Heat Stress and the General Duty Clause

Gary Auman

Gary Auman (www.dmfdayton.com) is a Partner in the law firm of Dunlevey, Mahan & Furry in Dayton, Ohio. He graduated with an electrical engineering degree from the University of Louisville in 1969, and a law degree from The Ohio State University in 1976. Since then, his practice has focused on defending employers in workers’ compensation and OSHA cases. In 2002, Mr. Auman was awarded the Distinguished Service to Safety Award by the National Safety Council. He has worked with OSHA in its development of safety and health standards, and he has defended OSHA cases in several federal appellate courts. Mr. Auman also represents 4 national and regional trade associations in the construction industry. He can be reached at gwa@dmfdayton.com.

October 1, 2012

As the heat of summer
continues, a recently published decision of the Occupational Safety and Health
Review Commission (OSHRC) bears discussion. In Secretary of Labor v. Post
Buckley Schuh & Jernigan, Inc. (PBSJ), OSHRC Docket No. 10-2587, Judge
Patrick B. Augustine affirmed a serious citation against the employer for a
violation of the “General Duty Clause” (Section 5(a)(1)) of the Occupational
Safety and Health Act of 1970. 

Much has been said about heat stress as a significant safety
issue, yet many employers give it only passing treatment. Most employers put
cold water on job sites and tell their employees to keep hydrated. Some
employers go so far as to require employees to take periodic rest breaks, and
some even have those breaks taken in a cool environment. In light of the recent
decision, however, this is one time when a little attention is clearly not
enough.

There is no OSHA standard addressing the
hazard of heat stress. OSHA’s enforcement option for such a case is through the
General Duty Clause of the Occupational Safety and Health Act; so when OSHA
does a compliance inspection and concludes that the employer is not providing a
safe place of employment because of the potential for heat-related illnesses,
it must cite the employer under the General Duty Clause.

As you already know, the General Duty Clause requires
employers to provide a place of employment that is free of recognized hazards
that are causing or are likely to cause death or serious physical harm. To
prove a violation, OSHA must provide evidence demonstrating these key
components of the General Duty Clause. In this case, the element of proof would be that the potential heat stress is a hazard that is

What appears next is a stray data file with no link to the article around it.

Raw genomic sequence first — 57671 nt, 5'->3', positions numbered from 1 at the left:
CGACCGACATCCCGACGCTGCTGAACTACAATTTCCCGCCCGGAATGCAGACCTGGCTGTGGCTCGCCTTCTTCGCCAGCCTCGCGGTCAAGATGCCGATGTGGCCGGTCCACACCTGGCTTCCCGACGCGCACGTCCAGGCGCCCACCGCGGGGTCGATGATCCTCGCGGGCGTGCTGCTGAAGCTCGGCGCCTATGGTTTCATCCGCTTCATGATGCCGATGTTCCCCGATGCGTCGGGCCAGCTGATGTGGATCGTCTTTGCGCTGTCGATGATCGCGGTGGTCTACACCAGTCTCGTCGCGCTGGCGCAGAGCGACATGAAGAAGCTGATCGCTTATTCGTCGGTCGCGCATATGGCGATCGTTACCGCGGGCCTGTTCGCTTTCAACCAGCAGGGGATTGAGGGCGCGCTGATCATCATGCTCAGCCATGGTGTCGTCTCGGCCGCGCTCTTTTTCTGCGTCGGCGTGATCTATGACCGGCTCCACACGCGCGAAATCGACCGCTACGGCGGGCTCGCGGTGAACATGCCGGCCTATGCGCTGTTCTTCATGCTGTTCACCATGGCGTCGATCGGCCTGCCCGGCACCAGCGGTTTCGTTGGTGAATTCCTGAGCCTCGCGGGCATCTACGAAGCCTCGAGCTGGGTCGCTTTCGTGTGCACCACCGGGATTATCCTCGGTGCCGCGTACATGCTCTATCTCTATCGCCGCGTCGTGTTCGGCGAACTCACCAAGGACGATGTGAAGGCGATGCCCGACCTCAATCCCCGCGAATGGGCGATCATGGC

recognized either by the employer or its industry and that it is causing or
likely to cause death or serious physical harm.

So, where does this leave the employer?
Judge Augustine’s decision seems to conclude that if you have taken any steps
to address the heat stress issue, you have recognized heat stress as a Section
5(a)(1) hazard. The judge took what the employer in this case did to address
the heat stress hazard and compared it with the heat stress management program
recommended by the National Institute for Occupational Safety and Health’s
(NIOSH) publication Working In Hot Environments.

The NIOSH document recommends a program that includes, but is
not limited to, the following elements:

1.   Acclimatize employees beginning
work in a hot environment and those employees who have been absent from the hot
environment for more than 3 days.

2.   Develop a work/rest regimen. In
the reported case, the judge felt that the employer’s heat safety program was
deficient because it did not have a work/rest regimen; rather, it depended on
employees asking for breaks. (How many of you take this approach?)

3.   Provide cool water and encourage
employees to drink 5 to 7 ounces of fluid every 15 to 20 minutes. In the
reported case, the employer provided ice and water and instructions to be sure to
“drink lots of water.” The judge found this to be deficient because it did not
encourage employees to drink 5 to 7 ounces of water every 15 to 30 minutes.
(Sound familiar?)

4.   Provide for a cool rest area. The
employer should have a rest area close to the worksite that has a temperature
maintained at approximately 76°F. The judge concluded that to permit employees
to go to their vehicles?about a 15-minute walk away?to sit with the air
conditioners on was not adequate. A question was raised as to whether an
employee suffering from heat issues would be able to walk 15 minutes to get to
a cool place.

5.   Provide training to employees
regarding the health effects associated with heat stress, symptoms of
heat-related illnesses, and the methods of prevention. Again, the judge
concluded that the employer’s program was deficient because its training
program did not address the health effects of heat-related illnesses or how to
prevent those illnesses.

Another point NIOSH may be contemplating
is advising that employees be screened for underlying physical conditions that
could be aggravated by exposure to a hot work environment. Because the NIOSH
document did not recommend a screening, however, the judge did not find a
deficiency on this item. I caution readers who approach this criterion with an
eye toward compliance to be aware of the many other laws, such as the Americans
with Disabilities Act, which make it difficult for an employer to legally
obtain this information.

The message from the PBSJ decision is
that while heat stress and its related illnesses might not be governed by a
specific safety standard, it is taken seriously by OSHA and needs to be taken
very seriously by all employers. You need to have a program covering heat
stress or working in a hot environment, and it needs to be more than a reminder
to employees to stay cool, drink plenty of fluids, and ask to take a rest if
they begin to feel bad. You need to model your program around at least the five
guidelines in the NIOSH document. Remember, for many employers, hot weather
will be around for the next 2 to 3 months.